They re-evaluated their marketing mission and created a tech stack that would align with their new statement. To understand the customer better, they invested in a CRM, CDP, and an ID Graph. An ID Graph collects customer data across devices and IP addresses and brings that data into a single database. The team tagged all content and used a dynamic content delivery solution to ensure it’s optimized across devices. Lastly, they implemented a new data infrastructure, machine learning layer, and cohort testing to deliver a more personalized home shopping experience.

Overstock leverages the new tech stack to enhance each channel experience, including emails. The retailer giant sends millions of emails a day. “When we think about personalization, we have to think about not only customers and their cohorts but also their individual profiles,” says Kent Salisbury. The personalization in customer emails goes far beyond their first name. Overstock customizes the subject line, promotions offered, header, content, text overlay, day of week, and time of delivery. Each of these components can be broken down into singular parts to create the ultimate personalized email. “This allows us to not only send one email but millions of different variants based on the customer’s propensity,” states Salisbury.

How do they choose what content to put in an email? It largely comes from which products they previously viewed on the site and their past shopping behavior. “You looked at this item, we’re now going to re-serve that item to you at a later date,” states Salisbury. They typically include the product along with similar products in the email to renew interest and drive conversion.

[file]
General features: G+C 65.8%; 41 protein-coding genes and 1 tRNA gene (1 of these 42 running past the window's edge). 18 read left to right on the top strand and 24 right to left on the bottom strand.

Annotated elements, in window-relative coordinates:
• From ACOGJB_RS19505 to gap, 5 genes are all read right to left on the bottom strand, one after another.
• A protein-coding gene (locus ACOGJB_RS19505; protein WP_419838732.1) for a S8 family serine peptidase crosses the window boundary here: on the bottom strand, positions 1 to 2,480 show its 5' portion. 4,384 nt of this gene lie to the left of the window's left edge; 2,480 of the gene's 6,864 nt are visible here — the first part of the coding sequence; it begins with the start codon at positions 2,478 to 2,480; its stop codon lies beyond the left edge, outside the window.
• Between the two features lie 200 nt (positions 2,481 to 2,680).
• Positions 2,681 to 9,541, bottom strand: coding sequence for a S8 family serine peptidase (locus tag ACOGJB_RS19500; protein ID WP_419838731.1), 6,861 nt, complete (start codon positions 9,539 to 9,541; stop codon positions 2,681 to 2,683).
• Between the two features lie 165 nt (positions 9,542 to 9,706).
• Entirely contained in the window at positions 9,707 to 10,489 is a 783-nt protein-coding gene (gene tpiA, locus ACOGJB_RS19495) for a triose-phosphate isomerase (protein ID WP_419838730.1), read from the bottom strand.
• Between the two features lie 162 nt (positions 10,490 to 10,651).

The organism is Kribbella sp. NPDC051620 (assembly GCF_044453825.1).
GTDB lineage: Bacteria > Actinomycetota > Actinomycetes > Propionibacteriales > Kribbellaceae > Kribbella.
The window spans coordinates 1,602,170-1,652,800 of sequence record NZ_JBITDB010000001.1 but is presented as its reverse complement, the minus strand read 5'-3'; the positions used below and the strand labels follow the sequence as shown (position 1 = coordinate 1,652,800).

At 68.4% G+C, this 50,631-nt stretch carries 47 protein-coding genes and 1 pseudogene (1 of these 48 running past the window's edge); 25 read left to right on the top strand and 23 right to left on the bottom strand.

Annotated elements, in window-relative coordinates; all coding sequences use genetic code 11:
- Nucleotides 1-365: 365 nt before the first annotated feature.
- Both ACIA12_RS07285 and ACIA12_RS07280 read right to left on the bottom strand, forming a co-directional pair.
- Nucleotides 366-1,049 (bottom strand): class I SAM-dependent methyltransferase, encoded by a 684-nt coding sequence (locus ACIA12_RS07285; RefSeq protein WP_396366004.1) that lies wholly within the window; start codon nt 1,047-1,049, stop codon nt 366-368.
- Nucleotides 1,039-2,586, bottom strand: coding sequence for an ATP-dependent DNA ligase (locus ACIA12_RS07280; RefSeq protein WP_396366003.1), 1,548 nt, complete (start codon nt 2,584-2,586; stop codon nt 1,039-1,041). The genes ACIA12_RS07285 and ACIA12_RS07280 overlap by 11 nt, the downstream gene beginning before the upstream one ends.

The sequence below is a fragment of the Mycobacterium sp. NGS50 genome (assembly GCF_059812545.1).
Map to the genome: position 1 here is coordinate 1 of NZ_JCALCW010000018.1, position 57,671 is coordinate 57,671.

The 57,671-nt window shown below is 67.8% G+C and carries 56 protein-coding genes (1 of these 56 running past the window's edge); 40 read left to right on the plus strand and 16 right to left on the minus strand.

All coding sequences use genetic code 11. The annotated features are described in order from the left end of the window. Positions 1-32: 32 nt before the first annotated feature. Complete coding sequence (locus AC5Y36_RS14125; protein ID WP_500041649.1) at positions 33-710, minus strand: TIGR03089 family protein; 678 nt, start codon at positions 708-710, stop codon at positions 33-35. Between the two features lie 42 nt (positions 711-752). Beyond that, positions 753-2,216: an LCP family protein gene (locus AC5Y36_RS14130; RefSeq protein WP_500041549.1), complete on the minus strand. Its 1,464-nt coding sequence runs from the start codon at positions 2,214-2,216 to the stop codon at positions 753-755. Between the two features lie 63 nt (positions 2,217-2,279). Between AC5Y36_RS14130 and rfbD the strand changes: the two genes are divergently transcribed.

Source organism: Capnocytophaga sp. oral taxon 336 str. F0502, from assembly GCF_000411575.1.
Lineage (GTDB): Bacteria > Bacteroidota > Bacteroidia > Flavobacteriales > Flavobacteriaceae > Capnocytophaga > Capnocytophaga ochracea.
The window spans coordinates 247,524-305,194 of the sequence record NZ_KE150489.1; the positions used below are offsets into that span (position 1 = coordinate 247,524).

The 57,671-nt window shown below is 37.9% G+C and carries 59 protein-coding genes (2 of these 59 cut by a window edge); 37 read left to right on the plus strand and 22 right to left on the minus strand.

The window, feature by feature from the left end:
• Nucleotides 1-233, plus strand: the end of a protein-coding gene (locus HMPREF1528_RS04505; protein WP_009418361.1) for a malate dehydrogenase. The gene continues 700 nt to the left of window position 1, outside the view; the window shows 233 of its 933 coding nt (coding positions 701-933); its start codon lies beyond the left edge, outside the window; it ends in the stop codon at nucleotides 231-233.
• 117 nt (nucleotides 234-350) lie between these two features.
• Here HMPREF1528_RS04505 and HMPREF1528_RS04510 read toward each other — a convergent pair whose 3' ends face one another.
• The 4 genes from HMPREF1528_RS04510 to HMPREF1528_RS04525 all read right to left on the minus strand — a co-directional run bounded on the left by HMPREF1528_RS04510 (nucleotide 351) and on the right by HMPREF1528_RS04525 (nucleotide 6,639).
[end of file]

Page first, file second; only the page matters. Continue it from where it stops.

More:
Personalization Without a Large Customer Database

Trade Coffee started as a DTC marketplace to connect customers with high-quality coffee. Plenty of other digitally native coffee brands talk about tasting notes, but to the non-coffee connoisseurs that doesn’t mean much. Mike Lackman, CEO of Trade Coffee, says that they wanted to personalize the experience based on their level of knowledge of specialty coffee. However, as a new brand, they didn’t have any historical customer data. So, they created a basic questionairre to build a personalized experience.

After launching the questionnaire they realized that for every coffee nerd they were reaching, there were also everyday coffee drinkers who typically prefer buying a $10 bag from Costco. However, Trade Coffee wasn’t meant to only cater to coffee connoisseurs, but also to future coffee connoisseurs. The questionnaire allowed them to identify between the two types of customers and further personalize the experience based on the user’s answers. 

After completing the questionnaire, the user is either categorized as a “Coffee Lover” or a “Future Coffee Lover.” Coffee Lovers are recommended to subscribe to The Hookup—a monthly subscription of curated coffee blends that align with the shopper’s taste type. Future Coffee Lovers have the option to subscribe to The Classics, described as “easy to love blends.” If either user chooses not to subscribe, they can pick coffee blends a la carte. Today, 72% of their customers are monthly subscribers, and 28% opted for a la carte. 

Since launching Trade Coffee, Lackman says he’s learned one very important thing: “The more you can personalize, the more authority you can have as a digital merchant without necessarily having to add more choice to the funnel or without having to worry about cannibalization in the different product categories.”